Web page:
Substance Abuse and Diabetes

Substance abuse, in and of itself, is a dangerous disorder that can lead to many worsening health conditions, according to the National Institute on Drug Abuse. If, however, an individual also suffers from diabetes, the long-term health risks of both conditions can be exacerbated. Generally speaking, when someone is suffering from substance abuse or addiction, they may not pay strict attention to their health needs. Without proper diet and nutrition, diabetes is difficult to control and addicts with diabetes place themselves at risk for serious problems.

Common Risk Factors for Substance Abuse and Diabetes

substance abuse and diabetes

When an individual suffers from both substance abuse and another condition, they are said to be suffering from a dual diagnosis or comorbid condition. In fact, according to the National Institute on Drug Abuse, individuals who suffer from disorders like depression are far more likely to also suffer from substance abuse. On that same note, according to information published by the US National Library of Medicine, there is a well-defined link between depression and obesity. If we follow this particular path, with the established link between obesity as a risk factor for type 2 diabetes, it is easy to see that substance abuse and diabetes share common elements.

In addition to a cycle that can lead to both disorders, both substance abuse and diabetes can drastically affect one’s help in very similar ways. Depending upon which types of drugs are abused, an individual can effectively burn their health candle at both ends. Have you ever seen a person attempting to drive a car while they were texting?  Have you ever seen someone attempt to drive their vehicle while putting on makeup?  Neither of these decisions is wise, as they lead to distracted driving and an increased risk of accidents. However, if an individual is texting and putting on makeup during their morning commute at the same time, the risk of an accident increases even more. Abusing substances when one suffers from diabetes is much the same.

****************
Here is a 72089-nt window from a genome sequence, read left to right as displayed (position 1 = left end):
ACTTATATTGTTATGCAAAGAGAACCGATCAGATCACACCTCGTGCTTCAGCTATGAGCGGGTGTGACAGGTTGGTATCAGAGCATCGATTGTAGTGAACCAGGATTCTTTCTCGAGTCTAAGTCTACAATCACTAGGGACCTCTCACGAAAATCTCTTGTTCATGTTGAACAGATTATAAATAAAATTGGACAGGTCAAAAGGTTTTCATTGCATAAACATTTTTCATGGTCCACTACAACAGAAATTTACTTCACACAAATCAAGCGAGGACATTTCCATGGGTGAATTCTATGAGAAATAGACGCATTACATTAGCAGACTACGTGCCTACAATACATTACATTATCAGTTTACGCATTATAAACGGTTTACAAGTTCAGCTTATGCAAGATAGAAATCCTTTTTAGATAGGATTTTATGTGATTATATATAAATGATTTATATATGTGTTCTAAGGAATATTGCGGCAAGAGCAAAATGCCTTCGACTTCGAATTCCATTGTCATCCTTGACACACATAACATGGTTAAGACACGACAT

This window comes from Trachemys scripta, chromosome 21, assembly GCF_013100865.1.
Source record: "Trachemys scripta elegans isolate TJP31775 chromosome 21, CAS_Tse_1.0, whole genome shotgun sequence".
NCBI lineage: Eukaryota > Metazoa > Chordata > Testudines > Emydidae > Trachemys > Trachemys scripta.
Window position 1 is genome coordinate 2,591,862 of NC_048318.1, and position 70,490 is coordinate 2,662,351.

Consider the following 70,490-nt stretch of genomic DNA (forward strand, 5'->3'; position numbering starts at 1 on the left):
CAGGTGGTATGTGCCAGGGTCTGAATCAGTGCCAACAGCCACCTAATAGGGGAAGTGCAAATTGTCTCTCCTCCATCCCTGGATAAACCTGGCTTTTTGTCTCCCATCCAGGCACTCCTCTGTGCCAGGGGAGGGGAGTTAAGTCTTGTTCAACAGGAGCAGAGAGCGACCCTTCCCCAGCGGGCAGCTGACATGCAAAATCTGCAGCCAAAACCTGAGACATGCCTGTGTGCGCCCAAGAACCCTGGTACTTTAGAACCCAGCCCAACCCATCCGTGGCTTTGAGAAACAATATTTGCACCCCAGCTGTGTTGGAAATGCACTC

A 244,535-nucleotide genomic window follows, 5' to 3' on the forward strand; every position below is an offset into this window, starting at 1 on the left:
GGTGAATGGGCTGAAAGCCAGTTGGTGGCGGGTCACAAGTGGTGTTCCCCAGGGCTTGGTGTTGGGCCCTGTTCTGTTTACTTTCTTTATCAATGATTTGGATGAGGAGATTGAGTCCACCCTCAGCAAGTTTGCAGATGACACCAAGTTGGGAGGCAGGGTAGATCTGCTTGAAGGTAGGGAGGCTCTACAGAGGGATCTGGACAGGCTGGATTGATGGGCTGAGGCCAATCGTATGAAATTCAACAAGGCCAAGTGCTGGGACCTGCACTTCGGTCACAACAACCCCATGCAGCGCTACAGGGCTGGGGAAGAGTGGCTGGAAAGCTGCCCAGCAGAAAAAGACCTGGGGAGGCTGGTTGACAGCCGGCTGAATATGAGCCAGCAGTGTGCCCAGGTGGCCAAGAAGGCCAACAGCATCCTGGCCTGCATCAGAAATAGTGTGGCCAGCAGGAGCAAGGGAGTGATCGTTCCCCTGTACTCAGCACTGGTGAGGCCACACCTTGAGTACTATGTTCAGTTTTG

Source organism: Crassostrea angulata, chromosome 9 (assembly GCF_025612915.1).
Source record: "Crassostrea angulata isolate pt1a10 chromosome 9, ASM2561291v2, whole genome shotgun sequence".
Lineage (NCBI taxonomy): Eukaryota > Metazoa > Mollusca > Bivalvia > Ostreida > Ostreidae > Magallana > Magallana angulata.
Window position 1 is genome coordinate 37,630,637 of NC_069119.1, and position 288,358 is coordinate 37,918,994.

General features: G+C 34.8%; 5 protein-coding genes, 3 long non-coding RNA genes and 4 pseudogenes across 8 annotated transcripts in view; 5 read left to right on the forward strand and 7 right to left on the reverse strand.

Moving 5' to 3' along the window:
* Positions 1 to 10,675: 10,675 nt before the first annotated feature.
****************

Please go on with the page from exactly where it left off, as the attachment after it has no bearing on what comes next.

Diabetes Can Lead to Stroke

According to the American Diabetes Association, a stroke is the result of an interrupted blood supply to the brain. Generally, strokes occur when blood clots form in the brain or neck. When an individual suffers from diabetes, their risk of a stroke can double or even quadruple. To help protect yourself from a stroke, it is important to take very good care of your health.

What some individuals who abuse substances may not realize is that certain drugs will also increase one’s risk of developing a stroke. One study, highlighted by the National Institutes of Health, indicates that there has been a significant rise in the number of cocaine-related strokes due to the use of crack cocaine. Perhaps the most frightening aspect of this information is the fact that stroke causes more disabilities than any other event or condition not only in the United States, but in all developed countries worldwide. When comparing death rates among developed nations, stroke is the number three killer.

HIV, Substance Abuse and Diabetes


Individuals who participate in the abuse of drugs and alcohol have an increased risk of contracting HIV, the virus which can lead to acquired immune deficiency syndrome, or AIDS. While many individuals associate the drug-related risks of this terrible disease only with intravenous drug users, the compromised ability to make sound decisions can also lead the spread of the disease.

Drug abuse and addiction, quite literally, change the way an individual thinks and behaves. A person who would never dream of leaving a nightclub with someone they have only just met while they are sober may make the decision to do that very thing while they are under the influence of alcohol. Some illicit drugs, such as Ecstasy, affect levels of hormones produced in the human brain, as well. Specifically, according to the NIDA, this drug affects one’s feelings of love and sexual arousal, and that can lead to the drug user’s inability to make healthy, sound decisions. It is important to remember that HIV can affect anyone, regardless of sexual orientation or levels of promiscuity.

The relationship between HIV and diabetes is two-pronged. If an individual already suffers from diabetes, but their substance abuse has led to exposure to the acquisition of HIV, the medications necessary for the treatment of the HIV can make it rather difficult to control one’s blood sugar. On the other hand, if drug abuse leads to the contraction of HIV in someone who does not suffer from diabetes, they place themselves at risk of developing the condition because of those same treatments.

Getting Treatment

The experts have stated that substance abuse issues are best treated with an effective treatment program to help the individual recover in a healthy manner that addresses their multiple needs. This might include:

  • Holistic or alternative treatments